With a 4,000-year history, Indian sandalwood’s value as a wellness ingredient has only skyrocketed. Due to its concentrated santalol content and multi-faceted healing properties, Indian sandalwood is in high demand around the world. Globally, it is recognised as a vulnerable species by the International Union for the Conservation of Nature due to centuries of illegal poaching, harvesting and adulteration of sandalwood grown in the wild. It is estimated that 90% of Indian sandalwood in the marketplace is sourced from illegal harvests. At Quintis, we believe it’s crucial to create a traceable and ethical supply of Indian sandalwood without sacrificing its quality.
In order to secure both Indian and Australian sandalwood’s future (remember, it takes years for a tree to mature), we developed a tree breeding and replanting program that has generated over 5.5 million trees across 12,000 hectares of Australian soil. This enables us to continue cultivating and studying sandalwood’s benefits to share with the world.
We can take nods from sacred texts and modern research to come to the same conclusion: sandalwood is truly nature’s wellness ingredient. Both varieties we discussed here offer their own unique traits olfactively and functionally. When we take the time to work with Australian and Indian oils, we’re tapping into history, knowing well that these same elixirs will be preserved for the future.
- McHugh, J. (2019). A History of India: Perfumery & Aromatics. Perfumer & Flavorist, 44(8), 36–40. https://www.perfumerflavorist.com/fragrance/rawmaterials/natural/A-History-of-Indias-Perfumery--Aromatics-513244461.html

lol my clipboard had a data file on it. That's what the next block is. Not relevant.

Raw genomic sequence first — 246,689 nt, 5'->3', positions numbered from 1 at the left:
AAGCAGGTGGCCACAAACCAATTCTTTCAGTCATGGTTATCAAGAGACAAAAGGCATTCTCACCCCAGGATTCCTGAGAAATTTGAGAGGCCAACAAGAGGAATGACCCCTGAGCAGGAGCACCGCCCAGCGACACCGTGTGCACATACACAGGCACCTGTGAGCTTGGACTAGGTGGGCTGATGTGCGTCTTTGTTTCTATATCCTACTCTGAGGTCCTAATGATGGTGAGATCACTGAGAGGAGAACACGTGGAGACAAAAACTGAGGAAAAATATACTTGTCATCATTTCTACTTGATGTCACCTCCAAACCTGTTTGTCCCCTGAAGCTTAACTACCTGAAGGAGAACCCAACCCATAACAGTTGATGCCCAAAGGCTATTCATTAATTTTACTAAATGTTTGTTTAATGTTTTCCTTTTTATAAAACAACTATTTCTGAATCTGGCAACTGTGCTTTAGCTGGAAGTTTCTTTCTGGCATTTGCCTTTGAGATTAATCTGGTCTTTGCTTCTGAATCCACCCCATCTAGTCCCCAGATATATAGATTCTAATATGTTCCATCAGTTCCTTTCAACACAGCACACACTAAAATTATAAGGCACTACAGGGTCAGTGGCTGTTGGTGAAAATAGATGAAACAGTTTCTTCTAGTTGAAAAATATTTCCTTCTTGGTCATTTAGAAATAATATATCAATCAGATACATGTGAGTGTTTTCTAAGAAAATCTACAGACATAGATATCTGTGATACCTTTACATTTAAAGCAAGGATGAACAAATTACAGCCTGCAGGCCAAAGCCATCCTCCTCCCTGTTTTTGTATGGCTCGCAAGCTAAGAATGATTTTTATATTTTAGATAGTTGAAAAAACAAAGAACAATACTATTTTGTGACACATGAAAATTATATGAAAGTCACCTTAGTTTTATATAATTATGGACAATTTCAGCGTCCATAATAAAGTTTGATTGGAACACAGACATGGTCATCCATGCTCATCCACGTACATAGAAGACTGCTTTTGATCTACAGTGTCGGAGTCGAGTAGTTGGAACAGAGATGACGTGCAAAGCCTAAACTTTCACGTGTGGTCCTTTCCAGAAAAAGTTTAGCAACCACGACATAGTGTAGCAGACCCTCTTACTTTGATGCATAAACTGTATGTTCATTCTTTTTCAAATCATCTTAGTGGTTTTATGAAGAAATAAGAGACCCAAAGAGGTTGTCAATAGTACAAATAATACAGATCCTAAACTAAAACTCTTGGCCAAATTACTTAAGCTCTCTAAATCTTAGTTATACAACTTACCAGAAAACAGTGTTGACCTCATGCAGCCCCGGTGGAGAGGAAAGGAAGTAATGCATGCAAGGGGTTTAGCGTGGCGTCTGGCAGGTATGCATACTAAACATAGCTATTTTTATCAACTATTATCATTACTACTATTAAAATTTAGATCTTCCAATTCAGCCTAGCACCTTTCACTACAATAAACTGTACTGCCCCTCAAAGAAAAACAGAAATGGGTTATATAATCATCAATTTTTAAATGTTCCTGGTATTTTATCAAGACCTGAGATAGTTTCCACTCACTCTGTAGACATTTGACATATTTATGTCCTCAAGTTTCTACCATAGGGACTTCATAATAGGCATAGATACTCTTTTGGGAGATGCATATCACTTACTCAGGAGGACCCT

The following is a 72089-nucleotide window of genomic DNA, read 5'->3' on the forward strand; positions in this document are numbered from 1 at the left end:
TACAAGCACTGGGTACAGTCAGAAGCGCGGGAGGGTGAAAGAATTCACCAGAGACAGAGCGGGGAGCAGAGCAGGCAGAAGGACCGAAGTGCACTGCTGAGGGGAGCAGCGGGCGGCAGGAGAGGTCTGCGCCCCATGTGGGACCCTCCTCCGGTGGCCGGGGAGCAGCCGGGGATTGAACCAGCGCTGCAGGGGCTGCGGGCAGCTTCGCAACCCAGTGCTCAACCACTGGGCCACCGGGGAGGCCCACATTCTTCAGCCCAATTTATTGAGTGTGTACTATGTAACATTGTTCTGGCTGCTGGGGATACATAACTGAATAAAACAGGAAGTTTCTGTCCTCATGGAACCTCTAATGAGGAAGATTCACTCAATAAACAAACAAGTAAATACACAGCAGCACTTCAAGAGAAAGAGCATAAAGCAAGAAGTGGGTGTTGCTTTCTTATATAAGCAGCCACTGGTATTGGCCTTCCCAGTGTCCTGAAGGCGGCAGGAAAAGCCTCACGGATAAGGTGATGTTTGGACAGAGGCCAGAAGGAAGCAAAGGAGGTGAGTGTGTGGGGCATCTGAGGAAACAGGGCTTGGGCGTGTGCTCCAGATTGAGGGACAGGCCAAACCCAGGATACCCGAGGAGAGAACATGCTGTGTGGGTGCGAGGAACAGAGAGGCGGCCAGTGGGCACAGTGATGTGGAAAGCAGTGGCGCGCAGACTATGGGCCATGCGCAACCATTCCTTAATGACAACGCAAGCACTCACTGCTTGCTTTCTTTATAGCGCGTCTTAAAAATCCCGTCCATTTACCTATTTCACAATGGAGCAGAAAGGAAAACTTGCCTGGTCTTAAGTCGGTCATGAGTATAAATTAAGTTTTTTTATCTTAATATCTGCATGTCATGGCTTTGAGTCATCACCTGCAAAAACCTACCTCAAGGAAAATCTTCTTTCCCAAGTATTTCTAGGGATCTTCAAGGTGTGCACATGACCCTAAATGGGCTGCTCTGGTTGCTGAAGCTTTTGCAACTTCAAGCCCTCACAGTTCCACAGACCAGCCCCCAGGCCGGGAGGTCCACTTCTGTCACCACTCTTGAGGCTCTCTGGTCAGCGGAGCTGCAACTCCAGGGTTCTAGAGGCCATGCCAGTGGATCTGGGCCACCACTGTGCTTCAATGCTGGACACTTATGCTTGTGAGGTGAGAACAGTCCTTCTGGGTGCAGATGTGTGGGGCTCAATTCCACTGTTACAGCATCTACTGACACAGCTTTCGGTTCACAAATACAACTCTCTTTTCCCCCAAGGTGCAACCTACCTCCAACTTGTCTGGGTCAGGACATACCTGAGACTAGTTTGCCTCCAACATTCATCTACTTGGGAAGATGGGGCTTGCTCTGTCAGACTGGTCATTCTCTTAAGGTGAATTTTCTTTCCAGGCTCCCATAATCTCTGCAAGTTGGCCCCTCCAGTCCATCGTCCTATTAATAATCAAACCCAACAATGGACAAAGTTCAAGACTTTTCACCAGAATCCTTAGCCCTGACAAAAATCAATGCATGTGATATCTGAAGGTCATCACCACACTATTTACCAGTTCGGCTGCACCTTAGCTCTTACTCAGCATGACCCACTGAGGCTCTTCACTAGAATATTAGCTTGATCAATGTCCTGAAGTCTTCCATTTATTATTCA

- K. Parthasarathi and K. H. Shankaranarayana (1984). Synthetic Sandalwood Aroma Chemicals. Perfumer & Flavorist, 9(2), 17–20. https://www.perfumerflavorist.com/fragrance/rawmaterials/synthetic/Synthetic-Sandalwood-Aroma-Chemicals-374280921.html
- Lawrence, B. (2009). Progress in Essential Oils. Perfumer & Flavorist, 34(5), 52–56. https://www.perfumerflavorist.com/fragrance/rawmaterials/natural/42814897.html
Recommended peer-reviewed articles:
- Kumar AA, Joshi G, Ram HM. Sandalwood: history, uses, present status and the future. Current Science. 2012:1408-16.
- Fox JED. Sandalwood: The Royal tree. Biologist. 2000;47(31).
- Hettiarachchi, D. S. The good, the bad and the ugly: a review on sandalwood quality. In: Nageswara-Rao, M., Soneji, J. R. & Harbaugh-Reynaud, D. T., eds. International sandalwood symposium, 2012 Honolulu, Hawaii. Lulu press, 207-217.
- Brand, J. E., Fox, J. E. D., Pronk, G. & Cornwell, C. 2007. Comparison of oil concentration and oil quality from Santalum spicatum and S. album plantations, 8–25 years old, with those from mature S. spicatum natural stands. Australian Forestry, 70, 235-241.